Stop Saying That I Am Not a Feminist Because I Support Bernie Sanders

It's insulting to say that my critical thinking should boil down to what sex a candidate is.
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Publish date:
February 10, 2016
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politics, voting

If someone says to me, once again, that I am not a feminist because I do not support Secretary Hillary Clinton for the Democratic Presidential nomination I am, quite honestly, going to completely lose it.

It's insulting to say that my critical thinking should boil down to what sex a candidate is. I am a proud feminist, and I support Bernie Sanders—the two do not have to be at odds, you know. I have heard I am not a "true" feminist (because of my political leanings) from people in my own life sure, mostly on Facebook and Tumblr.

But I am now starting to hear this harsh sentiment—"You hate women because you are not backing a woman!!!!"—from some well-known, unlikely sources.

Over the weekend, one of my idols, Gloria Steinem, appeared on "Real Time with Bill Maher" to make the claim that young women only vote for Bernie Sanders because boys do: "When you're young, you're thinking, 'Where are the boys?' The boys are with Bernie," she said with a laugh.

What?! Steinem, please say it isn't so! That is not only an extremely wrong way of thinking, but it is so offensive to women everywhere, and not just the Bernie supporters. You're telling me that because I support Bernie Sanders I do so because I am just "boy crazy"? Steinem, you are so much better than this (Steinem has since apologized, via Facebook, but the words, and the video featuring them, still persistently haunt me.)

Likewise, former secretary of state, Madeleine Albright, another kick-ass, awesome lady, claimed at a Hillary Clinton rally in New Hampshire on Saturday that, "There's a special place in hell for women who don't help each other!" Which was met with near-hysterical laughter from Clinton, and thunderous cheers and applause from the audience.

UGH. Again, what the ACTUAL hell?! Also, I believe Taylor Swift said this about Amy Poehler and Tina Fey when the comedians poked fun at her... but I digress.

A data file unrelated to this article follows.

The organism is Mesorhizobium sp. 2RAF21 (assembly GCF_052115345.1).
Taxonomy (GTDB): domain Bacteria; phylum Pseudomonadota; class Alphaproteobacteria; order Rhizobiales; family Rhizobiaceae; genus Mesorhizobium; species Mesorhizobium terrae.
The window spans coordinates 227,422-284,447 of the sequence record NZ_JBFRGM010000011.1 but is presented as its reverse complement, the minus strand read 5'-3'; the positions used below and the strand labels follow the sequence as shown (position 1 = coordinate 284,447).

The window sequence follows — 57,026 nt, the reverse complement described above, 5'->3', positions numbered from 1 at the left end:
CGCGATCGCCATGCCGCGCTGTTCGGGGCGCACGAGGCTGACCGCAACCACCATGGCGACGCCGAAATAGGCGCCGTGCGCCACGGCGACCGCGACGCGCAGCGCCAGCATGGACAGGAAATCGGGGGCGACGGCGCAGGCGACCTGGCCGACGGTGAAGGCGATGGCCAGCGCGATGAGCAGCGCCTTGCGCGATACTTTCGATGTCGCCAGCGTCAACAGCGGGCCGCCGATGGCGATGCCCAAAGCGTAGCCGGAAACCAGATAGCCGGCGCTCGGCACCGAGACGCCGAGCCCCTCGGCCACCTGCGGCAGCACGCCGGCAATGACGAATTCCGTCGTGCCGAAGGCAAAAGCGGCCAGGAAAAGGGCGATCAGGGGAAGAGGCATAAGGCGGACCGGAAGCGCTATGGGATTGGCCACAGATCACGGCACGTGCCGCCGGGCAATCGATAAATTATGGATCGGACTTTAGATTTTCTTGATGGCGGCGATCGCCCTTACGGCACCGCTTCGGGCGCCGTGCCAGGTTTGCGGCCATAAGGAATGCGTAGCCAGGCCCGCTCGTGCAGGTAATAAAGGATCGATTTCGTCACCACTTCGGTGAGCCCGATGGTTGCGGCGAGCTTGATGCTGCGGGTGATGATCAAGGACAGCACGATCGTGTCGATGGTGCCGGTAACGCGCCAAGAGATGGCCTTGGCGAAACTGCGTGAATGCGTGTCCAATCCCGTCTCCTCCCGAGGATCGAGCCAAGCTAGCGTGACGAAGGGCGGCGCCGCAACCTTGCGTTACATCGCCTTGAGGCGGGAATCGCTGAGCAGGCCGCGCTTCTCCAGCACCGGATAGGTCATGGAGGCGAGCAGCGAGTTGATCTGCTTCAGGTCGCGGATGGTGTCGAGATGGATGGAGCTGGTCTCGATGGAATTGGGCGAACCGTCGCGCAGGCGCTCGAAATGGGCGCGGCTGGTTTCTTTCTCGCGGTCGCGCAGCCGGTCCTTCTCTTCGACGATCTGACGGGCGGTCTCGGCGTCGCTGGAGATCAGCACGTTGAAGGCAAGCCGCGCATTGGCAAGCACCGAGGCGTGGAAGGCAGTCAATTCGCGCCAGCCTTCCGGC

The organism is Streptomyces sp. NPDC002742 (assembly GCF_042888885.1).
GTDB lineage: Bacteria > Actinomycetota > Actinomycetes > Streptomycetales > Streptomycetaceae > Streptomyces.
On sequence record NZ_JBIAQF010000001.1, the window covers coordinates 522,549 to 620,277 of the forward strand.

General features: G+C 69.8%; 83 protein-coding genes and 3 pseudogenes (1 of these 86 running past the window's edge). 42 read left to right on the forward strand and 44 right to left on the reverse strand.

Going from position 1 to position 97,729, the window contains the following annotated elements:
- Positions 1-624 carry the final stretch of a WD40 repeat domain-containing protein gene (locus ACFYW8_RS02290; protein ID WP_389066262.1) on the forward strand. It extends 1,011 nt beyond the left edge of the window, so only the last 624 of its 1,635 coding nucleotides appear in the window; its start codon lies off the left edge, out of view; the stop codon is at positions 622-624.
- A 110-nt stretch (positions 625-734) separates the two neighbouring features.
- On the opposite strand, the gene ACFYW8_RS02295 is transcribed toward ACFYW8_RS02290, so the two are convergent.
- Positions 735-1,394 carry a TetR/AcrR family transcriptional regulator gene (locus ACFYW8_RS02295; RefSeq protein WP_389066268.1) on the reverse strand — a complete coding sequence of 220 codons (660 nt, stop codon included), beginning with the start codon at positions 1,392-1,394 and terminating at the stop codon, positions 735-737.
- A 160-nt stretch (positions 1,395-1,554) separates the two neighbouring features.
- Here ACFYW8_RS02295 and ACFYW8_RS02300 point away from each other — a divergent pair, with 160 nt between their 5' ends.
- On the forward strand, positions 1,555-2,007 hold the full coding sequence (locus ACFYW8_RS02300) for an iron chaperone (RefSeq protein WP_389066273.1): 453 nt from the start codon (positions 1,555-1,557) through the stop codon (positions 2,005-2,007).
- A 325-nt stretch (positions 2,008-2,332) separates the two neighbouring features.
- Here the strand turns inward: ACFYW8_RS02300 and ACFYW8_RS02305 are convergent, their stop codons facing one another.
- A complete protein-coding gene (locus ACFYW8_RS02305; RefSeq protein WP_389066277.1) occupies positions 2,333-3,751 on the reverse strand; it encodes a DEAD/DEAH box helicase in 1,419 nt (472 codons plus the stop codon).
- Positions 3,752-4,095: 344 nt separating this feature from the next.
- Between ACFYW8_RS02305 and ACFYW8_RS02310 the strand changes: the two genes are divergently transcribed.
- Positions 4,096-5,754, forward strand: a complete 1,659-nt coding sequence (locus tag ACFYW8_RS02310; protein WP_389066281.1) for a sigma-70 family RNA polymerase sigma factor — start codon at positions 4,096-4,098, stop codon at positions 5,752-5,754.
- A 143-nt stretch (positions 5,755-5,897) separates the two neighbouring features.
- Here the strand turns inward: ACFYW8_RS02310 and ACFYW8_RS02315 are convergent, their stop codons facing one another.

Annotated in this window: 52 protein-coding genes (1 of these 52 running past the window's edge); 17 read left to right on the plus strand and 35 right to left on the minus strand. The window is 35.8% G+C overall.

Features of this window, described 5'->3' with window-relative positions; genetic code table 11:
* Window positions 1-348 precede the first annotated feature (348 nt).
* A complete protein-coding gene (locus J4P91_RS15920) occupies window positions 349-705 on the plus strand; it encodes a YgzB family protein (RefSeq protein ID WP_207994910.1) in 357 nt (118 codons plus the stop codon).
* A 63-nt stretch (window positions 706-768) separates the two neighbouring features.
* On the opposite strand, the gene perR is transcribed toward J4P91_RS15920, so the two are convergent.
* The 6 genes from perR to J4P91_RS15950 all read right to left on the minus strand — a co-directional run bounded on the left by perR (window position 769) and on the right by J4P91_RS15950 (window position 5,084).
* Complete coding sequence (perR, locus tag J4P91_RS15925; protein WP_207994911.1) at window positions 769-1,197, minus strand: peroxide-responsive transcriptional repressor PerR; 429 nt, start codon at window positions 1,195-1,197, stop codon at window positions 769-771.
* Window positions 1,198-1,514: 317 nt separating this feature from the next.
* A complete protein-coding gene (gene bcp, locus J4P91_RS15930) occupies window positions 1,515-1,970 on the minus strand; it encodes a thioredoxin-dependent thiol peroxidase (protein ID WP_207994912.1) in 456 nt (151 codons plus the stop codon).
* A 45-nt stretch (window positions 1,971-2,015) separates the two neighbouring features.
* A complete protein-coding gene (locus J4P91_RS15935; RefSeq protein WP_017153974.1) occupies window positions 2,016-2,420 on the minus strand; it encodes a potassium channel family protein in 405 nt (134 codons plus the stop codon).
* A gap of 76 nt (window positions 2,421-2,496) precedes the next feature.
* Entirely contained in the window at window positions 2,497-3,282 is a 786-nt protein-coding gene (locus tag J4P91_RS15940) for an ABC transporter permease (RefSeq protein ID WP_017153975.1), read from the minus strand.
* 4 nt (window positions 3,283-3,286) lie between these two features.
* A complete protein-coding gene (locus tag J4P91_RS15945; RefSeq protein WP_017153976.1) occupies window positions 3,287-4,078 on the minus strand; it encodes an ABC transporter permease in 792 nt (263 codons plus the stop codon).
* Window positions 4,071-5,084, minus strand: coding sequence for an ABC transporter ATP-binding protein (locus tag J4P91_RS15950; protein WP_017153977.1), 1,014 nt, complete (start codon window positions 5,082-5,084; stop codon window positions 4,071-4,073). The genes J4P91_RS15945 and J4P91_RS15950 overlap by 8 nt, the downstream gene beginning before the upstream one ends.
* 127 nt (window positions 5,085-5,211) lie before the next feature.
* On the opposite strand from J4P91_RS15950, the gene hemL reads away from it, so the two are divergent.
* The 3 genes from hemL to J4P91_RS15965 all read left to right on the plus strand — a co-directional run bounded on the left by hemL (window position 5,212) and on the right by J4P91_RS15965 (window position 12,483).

First of all, I do not hate Hillary Clinton, but I am not going to vote for Hillary simply because she is a woman. Nope. We feminists should continue to work for equal pay, reproductive rights, etc., but these changes do not need to necessarily come about through Secretary Clinton ONLY.

Yes, I recognize Secretary Clinton's accomplishments, and she is more than capable to be running for president, I just do not agree with her politics. That's it. Feminism stands for equality, not "Let's vote for women because they're women," and "Shame on you for not voting for your fellow woman." We ought to be focused on voting for the candidate that we believe is right for the job and will enact the changes that we so strongly believe in.

I would also like to acknowledge that women DO have more access to politics than they have had in the past, sure. But there are still very significant hurdles that women (and the system in general) have to face. It shows women have always been capable, but the public's acceptance of women in politics is still very much in progress.

I do not wish to hold Secretary Clinton responsible for the words of other people, but I am railing against the people (some of whom are feminist heroes of mine) suggesting that I am anti-feminist because I am not voting for her. Sure, Steinem and Albright didn't say that I, and all the other women who do not support Hillary Clinton for president, are "anti-feminist" per se, but it's obviously implied. I guess I am a disgrace to my sex because my political choices do not hinge on whether a candidate is male or female.

But why are we trying to make women feel bad about their choices? Shame on you Gloria Steinem and Madeleine Albright. One of the tenets of feminism is the right for women to make their own choices. Stop trying to place women into these stringent categories (hell being one of them, and boy-crazy town another), and stop trying to make women hate one another because they are not voting for the female candidate.

Ironically, Steinem and Albright have fought so hard for a woman's right to choose, yet they are now saying, "Oh you can choose, but it better be the right choice," in other words, not a man. By doing this you are tearing down women and making their beliefs seem inconsequential if they do not completely align with yours. Women's choices will not be reduced to what sex a candidate is, so stop trying.